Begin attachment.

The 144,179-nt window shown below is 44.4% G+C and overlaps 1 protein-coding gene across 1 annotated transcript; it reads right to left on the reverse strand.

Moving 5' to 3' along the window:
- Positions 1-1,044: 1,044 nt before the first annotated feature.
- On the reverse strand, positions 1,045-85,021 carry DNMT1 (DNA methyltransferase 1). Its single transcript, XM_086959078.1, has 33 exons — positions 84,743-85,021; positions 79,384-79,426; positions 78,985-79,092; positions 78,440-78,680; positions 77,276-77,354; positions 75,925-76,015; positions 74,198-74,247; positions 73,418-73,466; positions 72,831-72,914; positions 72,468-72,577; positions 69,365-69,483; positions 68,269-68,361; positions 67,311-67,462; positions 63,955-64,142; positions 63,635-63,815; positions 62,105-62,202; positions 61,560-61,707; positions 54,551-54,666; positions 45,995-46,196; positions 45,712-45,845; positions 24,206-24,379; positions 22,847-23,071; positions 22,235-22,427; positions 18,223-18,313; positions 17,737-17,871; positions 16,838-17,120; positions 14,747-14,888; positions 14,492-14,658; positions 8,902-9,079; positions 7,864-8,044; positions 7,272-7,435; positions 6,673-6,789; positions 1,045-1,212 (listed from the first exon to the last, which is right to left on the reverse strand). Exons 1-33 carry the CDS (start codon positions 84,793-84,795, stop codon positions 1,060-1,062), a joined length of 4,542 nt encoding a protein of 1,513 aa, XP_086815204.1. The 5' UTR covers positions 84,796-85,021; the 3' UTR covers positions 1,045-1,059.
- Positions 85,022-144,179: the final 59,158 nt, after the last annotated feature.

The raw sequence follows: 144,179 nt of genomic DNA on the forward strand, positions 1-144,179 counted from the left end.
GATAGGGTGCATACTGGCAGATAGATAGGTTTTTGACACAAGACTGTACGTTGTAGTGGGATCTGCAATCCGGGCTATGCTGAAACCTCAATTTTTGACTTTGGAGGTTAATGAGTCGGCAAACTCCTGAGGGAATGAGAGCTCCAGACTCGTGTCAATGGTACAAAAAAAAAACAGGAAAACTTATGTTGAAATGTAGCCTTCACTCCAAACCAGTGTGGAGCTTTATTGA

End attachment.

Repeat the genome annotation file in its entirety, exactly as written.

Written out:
The 144,179-nt window shown below is 44.4% G+C and overlaps 1 protein-coding gene across 1 annotated transcript; it reads right to left on the reverse strand.

Moving 5' to 3' along the window:
- Positions 1-1,044: 1,044 nt before the first annotated feature.
- On the reverse strand, positions 1,045-85,021 carry DNMT1 (DNA methyltransferase 1). Its single transcript, XM_086959078.1, has 33 exons — positions 84,743-85,021; positions 79,384-79,426; positions 78,985-79,092; positions 78,440-78,680; positions 77,276-77,354; positions 75,925-76,015; positions 74,198-74,247; positions 73,418-73,466; positions 72,831-72,914; positions 72,468-72,577; positions 69,365-69,483; positions 68,269-68,361; positions 67,311-67,462; positions 63,955-64,142; positions 63,635-63,815; positions 62,105-62,202; positions 61,560-61,707; positions 54,551-54,666; positions 45,995-46,196; positions 45,712-45,845; positions 24,206-24,379; positions 22,847-23,071; positions 22,235-22,427; positions 18,223-18,313; positions 17,737-17,871; positions 16,838-17,120; positions 14,747-14,888; positions 14,492-14,658; positions 8,902-9,079; positions 7,864-8,044; positions 7,272-7,435; positions 6,673-6,789; positions 1,045-1,212 (listed from the first exon to the last, which is right to left on the reverse strand). Exons 1-33 carry the CDS (start codon positions 84,793-84,795, stop codon positions 1,060-1,062), a joined length of 4,542 nt encoding a protein of 1,513 aa, XP_086815204.1. The 5' UTR covers positions 84,796-85,021; the 3' UTR covers positions 1,045-1,059.
- Positions 85,022-144,179: the final 59,158 nt, after the last annotated feature.

The raw sequence follows: 144,179 nt of genomic DNA on the forward strand, positions 1-144,179 counted from the left end.
GATAGGGTGCATACTGGCAGATAGATAGGTTTTTGACACAAGACTGTACGTTGTAGTGGGATCTGCAATCCGGGCTATGCTGAAACCTCAATTTTTGACTTTGGAGGTTAATGAGTCGGCAAACTCCTGAGGGAATGAGAGCTCCAGACTCGTGTCAATGGTACAAAAAAAAAACAGGAAAACTTATGTTGAAATGTAGCCTTCACTCCAAACCAGTGTGGAGCTTTATTGA